DEAR ABBY: My fiance and I have been engaged for two years. Our wedding is set for a year from now.
I’m thinking about calling off our wedding, not because I don’t love him, or because I don’t want to spend the rest of my life with him. I know I want that.
It’s because I’m the only one with a decent job. He has a job, but doesn’t earn enough to support us. I can’t be the only one earning an income.
How are we supposed to move out of our parents’ houses and start a life together if I’m the one doing everything? What will happen when things need to start getting paid for, and there’s no guarantee he’ll find something?
I have talked to him about it, and he’s angry. He knows it’s time to change his life around and get serious.
Should I keep the date and keep my fingers crossed he’ll find a job by then, or postpone our wedding, which has a venue but nothing else planned? I don’t need to get married anytime soon, and I’d prefer to wait until he can support himself and we are in a better place financially. Then I feel like we could move forward.
Am I making the right decision? — CAUTIOUS IN NEW JERSEY
DEAR CAUTIOUS: Yes, you are. You are thinking with your head instead of being swept away by your emotions, and I applaud you for it. I have said for many years that before a woman marries she should be able to support herself, in case future circumstances require it. Well, the same is true for a man.
DEAR ABBY: I am a gay man. Recently, I rekindled a relationship I had with a guy I was close with many years ago. We have a lot of the same interests.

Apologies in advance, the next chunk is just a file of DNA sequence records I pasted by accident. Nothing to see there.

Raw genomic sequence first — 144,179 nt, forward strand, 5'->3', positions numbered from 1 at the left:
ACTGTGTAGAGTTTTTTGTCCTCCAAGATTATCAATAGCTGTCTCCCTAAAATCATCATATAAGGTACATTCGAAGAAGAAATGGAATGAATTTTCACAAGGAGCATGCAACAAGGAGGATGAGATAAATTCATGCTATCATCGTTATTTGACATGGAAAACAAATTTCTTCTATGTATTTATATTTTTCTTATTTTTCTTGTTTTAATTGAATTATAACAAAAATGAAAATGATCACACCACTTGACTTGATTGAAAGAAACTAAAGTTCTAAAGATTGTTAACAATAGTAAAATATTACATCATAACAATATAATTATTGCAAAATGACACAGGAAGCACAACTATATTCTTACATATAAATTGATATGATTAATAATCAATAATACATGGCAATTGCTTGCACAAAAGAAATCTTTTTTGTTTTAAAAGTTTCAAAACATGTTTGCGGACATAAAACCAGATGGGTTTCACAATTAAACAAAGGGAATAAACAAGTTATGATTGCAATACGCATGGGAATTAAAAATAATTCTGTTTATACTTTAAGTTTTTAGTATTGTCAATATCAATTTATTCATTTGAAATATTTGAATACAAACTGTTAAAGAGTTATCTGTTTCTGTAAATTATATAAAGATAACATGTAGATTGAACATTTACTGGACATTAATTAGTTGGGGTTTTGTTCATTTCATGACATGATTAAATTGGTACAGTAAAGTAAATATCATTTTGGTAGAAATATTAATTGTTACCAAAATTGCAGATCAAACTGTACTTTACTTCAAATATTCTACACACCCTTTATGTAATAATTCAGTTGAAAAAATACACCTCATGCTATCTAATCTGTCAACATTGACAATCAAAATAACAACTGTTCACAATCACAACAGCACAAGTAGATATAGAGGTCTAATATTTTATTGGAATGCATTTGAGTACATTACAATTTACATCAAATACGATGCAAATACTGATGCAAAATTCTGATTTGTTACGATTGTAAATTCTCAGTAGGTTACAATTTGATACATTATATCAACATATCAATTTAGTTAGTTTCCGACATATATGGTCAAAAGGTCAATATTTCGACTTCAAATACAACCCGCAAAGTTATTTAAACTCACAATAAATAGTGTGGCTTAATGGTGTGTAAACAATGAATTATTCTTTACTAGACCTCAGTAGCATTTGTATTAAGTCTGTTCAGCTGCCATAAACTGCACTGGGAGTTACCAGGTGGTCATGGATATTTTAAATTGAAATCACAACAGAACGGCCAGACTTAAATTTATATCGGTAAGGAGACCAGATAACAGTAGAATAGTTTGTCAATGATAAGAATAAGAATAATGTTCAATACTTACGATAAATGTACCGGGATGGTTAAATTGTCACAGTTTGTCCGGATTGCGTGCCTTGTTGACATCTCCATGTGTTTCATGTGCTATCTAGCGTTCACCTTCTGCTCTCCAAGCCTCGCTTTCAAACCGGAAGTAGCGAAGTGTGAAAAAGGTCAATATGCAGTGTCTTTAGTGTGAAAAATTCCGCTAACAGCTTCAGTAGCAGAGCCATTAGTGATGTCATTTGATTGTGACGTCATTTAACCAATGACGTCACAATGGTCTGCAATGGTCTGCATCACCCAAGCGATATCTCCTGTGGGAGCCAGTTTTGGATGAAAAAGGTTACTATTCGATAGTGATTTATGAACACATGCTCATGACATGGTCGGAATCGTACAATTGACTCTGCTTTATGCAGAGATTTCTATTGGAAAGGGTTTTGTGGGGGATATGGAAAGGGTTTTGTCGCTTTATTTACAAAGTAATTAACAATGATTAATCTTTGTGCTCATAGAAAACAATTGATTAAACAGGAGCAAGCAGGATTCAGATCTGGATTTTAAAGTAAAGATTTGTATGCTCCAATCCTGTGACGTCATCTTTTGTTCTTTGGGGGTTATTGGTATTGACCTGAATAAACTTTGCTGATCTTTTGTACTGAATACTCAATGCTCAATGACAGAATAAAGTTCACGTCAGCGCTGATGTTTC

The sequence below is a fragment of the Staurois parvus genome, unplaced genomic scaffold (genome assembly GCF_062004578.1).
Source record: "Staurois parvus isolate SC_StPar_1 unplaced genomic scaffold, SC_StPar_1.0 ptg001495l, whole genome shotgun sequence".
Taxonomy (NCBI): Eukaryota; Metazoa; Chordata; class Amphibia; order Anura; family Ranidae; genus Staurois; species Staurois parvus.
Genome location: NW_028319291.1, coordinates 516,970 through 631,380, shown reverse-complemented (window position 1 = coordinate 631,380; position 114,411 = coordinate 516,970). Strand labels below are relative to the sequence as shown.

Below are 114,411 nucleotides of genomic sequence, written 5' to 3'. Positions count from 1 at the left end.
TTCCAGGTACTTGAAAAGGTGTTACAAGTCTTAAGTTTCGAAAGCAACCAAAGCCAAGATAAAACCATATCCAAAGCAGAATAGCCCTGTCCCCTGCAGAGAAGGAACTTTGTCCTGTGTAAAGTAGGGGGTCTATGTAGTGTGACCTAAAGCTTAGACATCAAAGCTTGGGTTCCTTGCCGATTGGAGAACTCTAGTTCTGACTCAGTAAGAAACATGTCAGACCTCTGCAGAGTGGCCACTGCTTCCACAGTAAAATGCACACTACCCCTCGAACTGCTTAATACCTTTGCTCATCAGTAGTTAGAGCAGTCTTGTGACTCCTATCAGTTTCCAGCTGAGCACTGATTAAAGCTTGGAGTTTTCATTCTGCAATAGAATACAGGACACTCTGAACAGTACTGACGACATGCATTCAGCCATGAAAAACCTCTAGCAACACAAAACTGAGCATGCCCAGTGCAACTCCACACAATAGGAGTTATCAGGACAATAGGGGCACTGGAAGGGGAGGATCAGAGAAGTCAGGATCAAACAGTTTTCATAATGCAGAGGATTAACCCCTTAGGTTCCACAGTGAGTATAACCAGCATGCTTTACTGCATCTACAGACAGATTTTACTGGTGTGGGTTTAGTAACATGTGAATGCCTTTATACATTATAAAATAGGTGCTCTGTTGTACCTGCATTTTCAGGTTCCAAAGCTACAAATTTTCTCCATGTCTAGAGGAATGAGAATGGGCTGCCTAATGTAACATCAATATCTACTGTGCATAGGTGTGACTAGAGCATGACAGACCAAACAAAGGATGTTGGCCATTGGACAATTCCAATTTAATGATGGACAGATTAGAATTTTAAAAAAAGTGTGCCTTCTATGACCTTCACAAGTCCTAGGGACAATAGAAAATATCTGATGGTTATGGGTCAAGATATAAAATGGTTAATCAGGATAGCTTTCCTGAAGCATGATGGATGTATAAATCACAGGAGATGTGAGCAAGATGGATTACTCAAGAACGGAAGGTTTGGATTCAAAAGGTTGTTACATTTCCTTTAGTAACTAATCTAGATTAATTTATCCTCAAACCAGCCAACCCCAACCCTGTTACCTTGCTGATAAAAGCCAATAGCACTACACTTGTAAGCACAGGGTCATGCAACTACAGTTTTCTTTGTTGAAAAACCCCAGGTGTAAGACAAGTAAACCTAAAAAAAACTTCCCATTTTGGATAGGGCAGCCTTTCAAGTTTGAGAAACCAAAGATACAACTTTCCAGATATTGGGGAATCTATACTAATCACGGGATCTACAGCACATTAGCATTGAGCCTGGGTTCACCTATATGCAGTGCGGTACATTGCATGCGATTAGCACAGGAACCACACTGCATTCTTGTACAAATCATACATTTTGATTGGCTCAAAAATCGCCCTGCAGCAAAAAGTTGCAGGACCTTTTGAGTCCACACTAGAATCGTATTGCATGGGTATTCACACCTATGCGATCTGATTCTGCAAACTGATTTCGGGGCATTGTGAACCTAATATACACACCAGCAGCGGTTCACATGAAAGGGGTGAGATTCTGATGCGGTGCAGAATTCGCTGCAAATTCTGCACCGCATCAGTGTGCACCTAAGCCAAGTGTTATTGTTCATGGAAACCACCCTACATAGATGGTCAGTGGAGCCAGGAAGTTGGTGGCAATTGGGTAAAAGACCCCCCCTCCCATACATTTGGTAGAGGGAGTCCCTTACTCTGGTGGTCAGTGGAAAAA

When he asked what it would take for us to be permanent, I asked that he stop smoking pot. He responded that he does it only “two or three times a year” and that for me to make that request was “controlling.” I asked him for no other changes.
I hate the smell of smoke, and pot is illegal in our state, so I broke it off because he wouldn’t agree. Did I do the right thing? — TONY IN FLORIDA
DEAR TONY: Yes, because his response to your simple request indicates that any accommodation you asked of him would likely be met with the same reaction.
DEAR ABBY: My 63-year-old husband refuses to cut his hair. It is gray and thinning and is now longer than mine. Even when it’s clean it looks dirty.
I was raised to take pride in my appearance. If I say anything about it, he thinks it’s funny, or the other extreme, that I am picking on him.
He’s not a rock star or a young lad. Please help. — NEAT AND CLEAN IN CALIFORNIA
DEAR NEAT AND CLEAN: I’ll try. Your mistake is making his problem (poor grooming) your problem.
Continue to take pride in your appearance, and if he prefers to look like an old hippie, let him. Neither you nor I can change him, and because his tresses are thinning, the problem may resolve itself.
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